Another body has been discovered at drought-hit Lake Mead near Las Vegas as water levels reach a record-low.
The human remains surfaced on Monday in the Boulder Beach swimming area at Lake Mead - the largest reservoir in the US formed by the Hoover Dam on the Colorado River - which is rapidly receding due to climate change.
It is the third body to be found since May in the mud of the shrinking shoreline between Nevada and Arizona, about 30 minutes away from the notoriously mob-founded Las Vegas Strip.
The gruesome discoveries were made as a former Sin City mob lawyer revealed clients wanted "climate control" to keep water levels high.
The remains found on Monday were spotted partially encased in mud at the water line of the swimming area, north of Hemenway Harbour marina in Boulder City, Nevada.
The National Park Service confirmed the body was discovered by members of the public but have not said how long it was submerged underwater.
It is too soon to identify the gender of the person or a time and cause of death, Clark County coroner, Melanie Rouse, said on Tuesday.
Investigators will review missing persons records in a bid to establish the identity of the remains.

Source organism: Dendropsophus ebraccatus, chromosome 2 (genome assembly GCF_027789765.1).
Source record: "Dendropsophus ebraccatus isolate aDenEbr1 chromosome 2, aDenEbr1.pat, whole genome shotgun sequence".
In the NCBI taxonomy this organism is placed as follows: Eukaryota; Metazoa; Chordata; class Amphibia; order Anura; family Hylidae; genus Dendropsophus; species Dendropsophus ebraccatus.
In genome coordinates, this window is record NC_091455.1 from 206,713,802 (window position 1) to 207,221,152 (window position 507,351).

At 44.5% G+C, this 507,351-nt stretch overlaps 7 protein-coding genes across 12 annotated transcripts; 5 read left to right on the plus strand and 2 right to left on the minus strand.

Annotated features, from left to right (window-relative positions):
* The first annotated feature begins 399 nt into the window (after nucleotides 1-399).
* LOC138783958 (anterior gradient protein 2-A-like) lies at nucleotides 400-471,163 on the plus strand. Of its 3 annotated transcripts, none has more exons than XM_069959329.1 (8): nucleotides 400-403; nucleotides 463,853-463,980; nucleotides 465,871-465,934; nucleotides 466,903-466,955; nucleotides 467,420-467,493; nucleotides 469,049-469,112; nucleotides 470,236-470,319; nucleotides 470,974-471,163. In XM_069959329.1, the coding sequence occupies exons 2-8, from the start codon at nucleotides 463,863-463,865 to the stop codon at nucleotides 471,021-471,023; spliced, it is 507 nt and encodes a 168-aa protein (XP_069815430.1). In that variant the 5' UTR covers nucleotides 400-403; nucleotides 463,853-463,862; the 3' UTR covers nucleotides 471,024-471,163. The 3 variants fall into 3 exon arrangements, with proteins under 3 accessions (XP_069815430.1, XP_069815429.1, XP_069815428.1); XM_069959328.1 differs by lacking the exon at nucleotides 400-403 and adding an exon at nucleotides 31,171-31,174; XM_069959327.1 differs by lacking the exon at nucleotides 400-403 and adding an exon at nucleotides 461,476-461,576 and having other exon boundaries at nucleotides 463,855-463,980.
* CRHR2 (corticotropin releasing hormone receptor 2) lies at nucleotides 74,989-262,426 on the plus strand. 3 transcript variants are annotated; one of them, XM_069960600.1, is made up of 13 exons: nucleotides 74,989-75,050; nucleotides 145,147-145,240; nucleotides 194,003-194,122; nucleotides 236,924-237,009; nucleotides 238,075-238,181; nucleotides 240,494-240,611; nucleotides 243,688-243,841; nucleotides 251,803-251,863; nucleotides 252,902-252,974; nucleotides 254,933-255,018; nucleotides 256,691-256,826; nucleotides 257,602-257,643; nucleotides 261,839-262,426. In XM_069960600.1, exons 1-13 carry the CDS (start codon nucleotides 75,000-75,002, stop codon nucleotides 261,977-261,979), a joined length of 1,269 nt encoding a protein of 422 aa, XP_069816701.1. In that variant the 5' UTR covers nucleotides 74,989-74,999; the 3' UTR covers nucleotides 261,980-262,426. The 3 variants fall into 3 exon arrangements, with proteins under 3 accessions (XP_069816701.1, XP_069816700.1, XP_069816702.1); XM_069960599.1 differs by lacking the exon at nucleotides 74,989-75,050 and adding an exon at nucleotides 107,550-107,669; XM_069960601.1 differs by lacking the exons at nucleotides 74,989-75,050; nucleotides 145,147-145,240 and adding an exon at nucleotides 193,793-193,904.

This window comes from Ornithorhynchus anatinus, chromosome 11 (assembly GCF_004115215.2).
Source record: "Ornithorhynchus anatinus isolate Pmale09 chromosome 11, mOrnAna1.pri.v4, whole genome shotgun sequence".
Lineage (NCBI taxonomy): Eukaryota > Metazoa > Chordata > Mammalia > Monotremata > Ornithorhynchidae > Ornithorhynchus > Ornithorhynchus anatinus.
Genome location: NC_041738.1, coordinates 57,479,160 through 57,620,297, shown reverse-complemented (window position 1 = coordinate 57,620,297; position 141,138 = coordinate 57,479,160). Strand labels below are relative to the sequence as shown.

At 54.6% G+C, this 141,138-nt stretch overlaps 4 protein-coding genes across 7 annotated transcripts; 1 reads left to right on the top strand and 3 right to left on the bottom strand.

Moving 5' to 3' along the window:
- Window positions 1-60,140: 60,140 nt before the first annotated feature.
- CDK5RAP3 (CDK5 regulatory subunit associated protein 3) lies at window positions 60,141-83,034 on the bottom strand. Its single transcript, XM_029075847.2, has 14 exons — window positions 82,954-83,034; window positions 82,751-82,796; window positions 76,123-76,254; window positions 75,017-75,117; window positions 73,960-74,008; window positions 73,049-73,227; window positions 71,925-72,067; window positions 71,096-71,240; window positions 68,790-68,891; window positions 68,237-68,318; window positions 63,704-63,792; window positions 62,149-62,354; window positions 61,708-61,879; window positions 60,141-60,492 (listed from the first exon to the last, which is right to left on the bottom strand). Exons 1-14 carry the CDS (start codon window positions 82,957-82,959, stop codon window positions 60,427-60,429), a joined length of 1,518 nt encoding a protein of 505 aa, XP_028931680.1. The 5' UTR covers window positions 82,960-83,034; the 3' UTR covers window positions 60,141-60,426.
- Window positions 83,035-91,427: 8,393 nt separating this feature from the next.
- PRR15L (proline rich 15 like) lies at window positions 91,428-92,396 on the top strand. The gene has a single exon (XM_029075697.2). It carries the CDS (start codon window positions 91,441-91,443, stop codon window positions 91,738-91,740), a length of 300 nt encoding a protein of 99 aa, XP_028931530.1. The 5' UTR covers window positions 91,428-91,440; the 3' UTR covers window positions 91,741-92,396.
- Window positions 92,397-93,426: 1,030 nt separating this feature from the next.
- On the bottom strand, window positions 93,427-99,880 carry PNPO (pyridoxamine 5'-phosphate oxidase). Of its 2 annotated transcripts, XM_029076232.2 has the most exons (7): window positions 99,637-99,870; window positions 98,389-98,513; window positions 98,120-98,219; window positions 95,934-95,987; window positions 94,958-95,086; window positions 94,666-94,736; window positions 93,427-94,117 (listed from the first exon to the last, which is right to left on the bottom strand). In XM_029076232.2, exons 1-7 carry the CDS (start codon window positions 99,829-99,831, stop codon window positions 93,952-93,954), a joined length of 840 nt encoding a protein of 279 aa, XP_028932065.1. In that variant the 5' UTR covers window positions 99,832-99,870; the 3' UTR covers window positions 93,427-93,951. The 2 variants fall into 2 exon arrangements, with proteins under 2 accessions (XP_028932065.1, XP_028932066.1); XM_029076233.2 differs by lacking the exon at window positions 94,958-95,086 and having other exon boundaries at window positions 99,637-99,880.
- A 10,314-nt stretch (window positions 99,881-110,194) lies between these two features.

The coroner's office is still trying to pinpoint the identity of a man whose body was found in a rusted barrel in the Hemenway Harbour area on 1 May.
His death is being investigated as a homicide after police said he had been shot and his clothing dated to the mid-1970s to early 1980s.
Investigators are considering whether the death may have been Mafia-related, homicide detective Lieutenant Ray Spencer told the New York Times.
"I would say there is a very good chance as the water level drops that we are going to find additional human remains", Spencer said at the time.
Days later, skeletal remains belonging to a second man were found on 7 May in a newly-surfaced sand bar near Callville Bay, more than nine miles from the marina.
The body, as yet to be identified, was found by two sisters as they were paddle boarding.
NASA satellite images revealed the dramatic impact of the severe drought on Lake Mead - which was just 27% full as of 18 July this year - its lowest level since April 1937, when it was being filled for the first time.
The drop in water levels comes as scientists say the western US, including the Colorado River basin, has become warmer and drier in the past three decades.